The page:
A few fellow Limiters and myself were given the opportunity to test out this bad boy well before its release date. At the time, I must say that I was more than a little surprised by just how much action Ubisoft had managed to pack into a 20-minute demo.
Unfortunately, with the release of Assassin’s Creed II, this product (from the same developer) simply fell off gamers’ radars. The movie was incredible, and I’d wager that plenty of fans just didn’t want to be let down by another movie-to-game dud.
But is James Cameron’s Avatar: The Game truly a monumental failure? Or is it simply an unappreciated, albeit unfinished, action title?
At last year’s iDEF convention, the boys from Gamer Limit were treated to a smorgasbord of goods from the Ubisoft team. Assassin’s Creed II, Splinter Cell: Conviction, Avatar, and Red Steel 2. Surprisingly, my pick for best in show was Avatar. Of course, since that time I have managed to play through both Avatar and ACII, and my opinion has naturally changed. Unfortunately for Ubisoft, a killer demo doesn’t always mean a first-rate game.
Jumping into the game I was immediately stunned by the low-quality graphics, especially for a game that has – apparently – been in development for years. I’ve read plenty of reviews that are calling Avatar’s visuals “eye candy”, so I can only assume that they played it on a regular TV; high definition exposes the game for what it truly is. After being enraptured for almost three hours inside James Cameron’s 3D brainchild, it was more than a little upsetting to discover a game that looked more archaic than the original Gears of War.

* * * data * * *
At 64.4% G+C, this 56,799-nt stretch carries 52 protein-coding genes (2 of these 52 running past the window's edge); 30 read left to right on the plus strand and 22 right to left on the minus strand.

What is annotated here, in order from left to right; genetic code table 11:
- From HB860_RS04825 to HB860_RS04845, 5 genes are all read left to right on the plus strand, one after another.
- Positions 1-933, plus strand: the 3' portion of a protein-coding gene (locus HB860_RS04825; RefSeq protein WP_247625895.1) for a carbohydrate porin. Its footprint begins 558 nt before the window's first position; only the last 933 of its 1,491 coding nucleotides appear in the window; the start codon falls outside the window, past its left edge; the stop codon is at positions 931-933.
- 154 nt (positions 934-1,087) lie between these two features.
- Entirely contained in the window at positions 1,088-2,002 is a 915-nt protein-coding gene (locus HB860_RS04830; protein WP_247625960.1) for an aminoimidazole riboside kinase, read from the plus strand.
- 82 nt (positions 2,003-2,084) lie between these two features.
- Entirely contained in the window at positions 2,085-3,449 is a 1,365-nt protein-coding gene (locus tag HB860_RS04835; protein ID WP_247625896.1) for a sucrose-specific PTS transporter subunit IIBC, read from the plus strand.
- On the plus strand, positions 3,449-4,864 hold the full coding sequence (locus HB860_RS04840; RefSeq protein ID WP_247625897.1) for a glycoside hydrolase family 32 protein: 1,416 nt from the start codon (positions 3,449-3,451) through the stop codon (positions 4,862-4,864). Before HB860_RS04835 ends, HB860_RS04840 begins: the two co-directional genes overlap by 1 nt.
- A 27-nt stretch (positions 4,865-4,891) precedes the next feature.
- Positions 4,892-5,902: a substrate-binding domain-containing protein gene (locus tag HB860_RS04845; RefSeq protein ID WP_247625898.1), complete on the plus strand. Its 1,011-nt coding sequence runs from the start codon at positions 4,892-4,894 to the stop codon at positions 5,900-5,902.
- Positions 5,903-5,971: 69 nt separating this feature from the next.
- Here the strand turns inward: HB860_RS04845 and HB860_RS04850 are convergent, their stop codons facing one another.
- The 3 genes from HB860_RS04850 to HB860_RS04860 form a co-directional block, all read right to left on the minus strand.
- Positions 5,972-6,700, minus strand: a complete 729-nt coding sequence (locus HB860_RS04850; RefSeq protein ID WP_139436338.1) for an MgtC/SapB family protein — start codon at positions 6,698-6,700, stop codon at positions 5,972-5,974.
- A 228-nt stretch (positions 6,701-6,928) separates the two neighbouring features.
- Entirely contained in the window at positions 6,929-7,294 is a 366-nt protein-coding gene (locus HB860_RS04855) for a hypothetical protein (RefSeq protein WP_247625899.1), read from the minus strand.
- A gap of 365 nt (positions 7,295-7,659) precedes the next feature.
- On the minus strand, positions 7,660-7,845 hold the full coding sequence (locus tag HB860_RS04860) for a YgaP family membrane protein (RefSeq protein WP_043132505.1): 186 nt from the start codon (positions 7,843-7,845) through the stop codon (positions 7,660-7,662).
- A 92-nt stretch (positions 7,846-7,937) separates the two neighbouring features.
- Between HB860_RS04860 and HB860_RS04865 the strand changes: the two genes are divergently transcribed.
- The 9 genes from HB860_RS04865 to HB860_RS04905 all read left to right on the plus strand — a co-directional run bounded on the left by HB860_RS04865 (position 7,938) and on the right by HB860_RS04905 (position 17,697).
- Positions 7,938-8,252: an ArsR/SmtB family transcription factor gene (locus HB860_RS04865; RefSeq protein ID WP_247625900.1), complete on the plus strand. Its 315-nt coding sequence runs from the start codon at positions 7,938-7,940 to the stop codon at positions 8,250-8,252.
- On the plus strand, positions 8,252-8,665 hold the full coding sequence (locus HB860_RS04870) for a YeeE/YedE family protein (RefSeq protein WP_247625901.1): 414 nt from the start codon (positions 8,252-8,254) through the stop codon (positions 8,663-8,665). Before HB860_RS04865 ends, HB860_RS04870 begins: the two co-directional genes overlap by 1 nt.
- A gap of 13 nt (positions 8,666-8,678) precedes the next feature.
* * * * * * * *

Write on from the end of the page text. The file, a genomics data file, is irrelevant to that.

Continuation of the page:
That said, the planet of Pandora is thrilling to behold. If you are able to put aside the spellbinding look of ACII for a couple of hours, you may just be able to become immersed inside this unique world. While linearity is a massive factor in Avatar, there was no real point where I felt I couldn’t venture into the forests if I had wanted to.
And believe me, there were many times that I wanted to. As soon as you receive your first orders, you are smacked in the face with the cold fish of reality: this is a movie-game. Storyline has been relegated to a role of least importance, with the developers (read: James Cameron telling people what to do) aiming for more of a “visceral experience” if I may be so condescending.
Male or female, human or Na’vi, the story progression is linear, straightforward, and balls-out easy. The omission of a difficulty setting is startling, as about three hours into the game you will have an epic arsenal of weaponry and skills at your disposal, facing enemies that never seem to level-up. Avoiding the fact that missions are extremely short (10-15 minutes each, for the majority), your journey into the world of Avatar is likely to be a short one.